If the universe’s mass (or cosmic mass density) had been even the slightest bit less than a hundred times the fifty billion trillion stars occupying the observable universe, nuclear fusion during the first several minutes of its existence would have proceeded less efficiently. Thus, the cosmos would have been forever incapable of generating elements heavier than helium—elements such as carbon, nitrogen, oxygen, phosphorus, sodium, and potassium—all of which are essential for any conceivable kind of physical life.

On the other hand, if the universe’s mass had been even the slightest bit greater, nuclear fusion during the first several minutes after its beginning would have been too productive, and all the hydrogen in the universe eventually would have been fused (after just two generations of stars) into elements as heavy as iron or heavier. Again, all the most life-essential elements, including hydrogen itself, would have ceased to exist.

Basically, your body is made up of heavier elements, and if the universe was not as massive as it is (and as old as it is), then there would not be enough heavy elements to make you, or to make massive stars like our Sun which burn steady for long periods of time. We need the heavy elements and we need the steady source of heat.

Dr. Ross has another reason why God would use vast space and long periods of time, and if you want to read that, you can click here. I think that it’s important for us all to get used to the idea that we all need to understand science apologetics. God put these evidences into the universe for us to discover and use.

6 thoughts on “Is the vastness of the universe evidence against God’s existence?”

  1. I would add that the cosmic habitability zones are not limited to the existence of the solar system alone. You have addressed that here:

    https://winteryknight.com/2013/11/05/what-makes-a-planet-suitable-for-supporting-complex-life/

    Also, God does not have to be ONLY a scientist / engineer – He can also be an Artist and cosmic scene Painter, a Judge, a Ruler, and many other things that would justify a huge universe. God is not limited by space, time, and materials.

    Liked by 2 people

  2. I can’t go against the claim that it is proof against the small eastern gods of Hinduism, Buddhism, naturalist or pagan religions.

    But to the God of judeo Christianity it is a trivial feat to create this massive universe.

    Liked by 2 people

  3. I would characterize Stenger’s argument more like this:

    1. If God created the universe for humans, then he wasted a lot of space.
    2. God would not waste space.
    3. Therefore, God didn’t create the universe for humans.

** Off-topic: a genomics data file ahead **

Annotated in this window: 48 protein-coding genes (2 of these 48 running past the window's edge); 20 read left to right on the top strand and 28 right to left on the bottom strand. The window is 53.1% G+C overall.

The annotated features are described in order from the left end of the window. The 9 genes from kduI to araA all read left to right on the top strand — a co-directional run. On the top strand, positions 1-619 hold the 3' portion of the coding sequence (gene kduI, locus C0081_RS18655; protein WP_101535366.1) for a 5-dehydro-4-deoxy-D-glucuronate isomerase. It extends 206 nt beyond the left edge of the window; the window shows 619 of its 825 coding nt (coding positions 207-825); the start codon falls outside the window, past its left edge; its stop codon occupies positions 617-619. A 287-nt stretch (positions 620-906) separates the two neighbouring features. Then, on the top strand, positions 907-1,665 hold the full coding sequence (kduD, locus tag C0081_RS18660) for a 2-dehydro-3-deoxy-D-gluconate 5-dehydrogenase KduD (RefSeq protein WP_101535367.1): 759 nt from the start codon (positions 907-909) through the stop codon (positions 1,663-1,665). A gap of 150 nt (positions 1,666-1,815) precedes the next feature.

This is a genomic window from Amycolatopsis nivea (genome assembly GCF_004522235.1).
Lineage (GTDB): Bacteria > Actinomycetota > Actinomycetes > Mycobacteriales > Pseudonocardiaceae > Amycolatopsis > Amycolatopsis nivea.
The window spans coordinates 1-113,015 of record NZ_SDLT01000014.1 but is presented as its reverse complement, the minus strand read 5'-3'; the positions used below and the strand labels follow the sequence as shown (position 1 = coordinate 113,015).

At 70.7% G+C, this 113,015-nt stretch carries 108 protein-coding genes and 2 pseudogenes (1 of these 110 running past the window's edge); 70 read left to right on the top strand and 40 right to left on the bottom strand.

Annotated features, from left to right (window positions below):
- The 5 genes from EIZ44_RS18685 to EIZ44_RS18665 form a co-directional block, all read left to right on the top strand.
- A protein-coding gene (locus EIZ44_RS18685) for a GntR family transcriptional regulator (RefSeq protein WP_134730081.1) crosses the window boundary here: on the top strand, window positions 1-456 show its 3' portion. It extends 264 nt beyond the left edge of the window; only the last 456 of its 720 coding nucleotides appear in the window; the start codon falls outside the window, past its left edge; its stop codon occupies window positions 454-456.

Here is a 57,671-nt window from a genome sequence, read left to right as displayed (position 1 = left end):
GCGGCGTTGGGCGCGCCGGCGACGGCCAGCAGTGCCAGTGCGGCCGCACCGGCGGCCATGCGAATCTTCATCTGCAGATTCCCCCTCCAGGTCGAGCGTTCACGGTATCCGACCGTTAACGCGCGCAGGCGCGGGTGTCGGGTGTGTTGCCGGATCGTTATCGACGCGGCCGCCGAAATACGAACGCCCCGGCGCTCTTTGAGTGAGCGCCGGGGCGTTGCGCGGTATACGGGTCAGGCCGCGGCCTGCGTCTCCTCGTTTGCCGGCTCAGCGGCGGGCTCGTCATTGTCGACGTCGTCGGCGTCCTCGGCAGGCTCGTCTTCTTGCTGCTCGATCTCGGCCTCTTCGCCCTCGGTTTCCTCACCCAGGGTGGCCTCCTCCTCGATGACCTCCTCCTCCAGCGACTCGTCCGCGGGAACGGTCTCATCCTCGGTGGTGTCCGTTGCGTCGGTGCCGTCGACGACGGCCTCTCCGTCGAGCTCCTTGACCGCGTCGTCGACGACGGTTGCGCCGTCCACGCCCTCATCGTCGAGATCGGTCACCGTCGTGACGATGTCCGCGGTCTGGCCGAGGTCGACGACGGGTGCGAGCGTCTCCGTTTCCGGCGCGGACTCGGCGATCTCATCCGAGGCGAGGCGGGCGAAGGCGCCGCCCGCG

Or at least that’s the conclusion he OUGHT to have drawn. The actually conclusion he draws is that “God doesn’t exist.” But I couldn’t come up with a second premise that would allow him to draw that conclusion, so it’s a non-sequitur. I don’t know for sure, though, because I didn’t read the book. Maybe I’m strawmanning his argument.

    But I would kind of agree with his conclusion the way I have it. God created the universe for his glory. And he created humans for his glory. There isn’t any space that’s wasted.

    Even if it were true that God created the universe for the sole purpose of putting humans in it, it wouldn’t necessarily follow that he wasted a lot of space. Humans don’t need to OCCUPY every region of space before that space can be useful to humans. It can be useful to humans just by giving astronomers and cosmologists something to study, and that’s very fulfilling to humans.

    Liked by 3 people

  4. How can a limitless Being with limitless power and resources be accused of “wasting” anything?
    Especially when the one doing the accusing is a puny, finite little human being.
    Sounds like some people have way too big a view of themselves, and way too small a view of God.

    Like

    1. Your last sentence describes me as an atheist.

      Heck, it describes me now – but less so.

      What is amazing is that when I was in that worldview, I just assumed that this incredibly huge and magnificent universe magically popped into existence out of nothing uncaused by anything. And that time and chance miraculously evolved us all from some mud or whatever.

      So, atheists believe in miracles too – just much bigger ones than Christians believe in. :-)

      Like

      1. Yes, and they accuse US of having blind faith, believing without evidence, etc. etc.

        “The heavens declare the glory of God, and the skies proclaim the works of His hands.” (Ps. 19:1).

        Liked by 1 person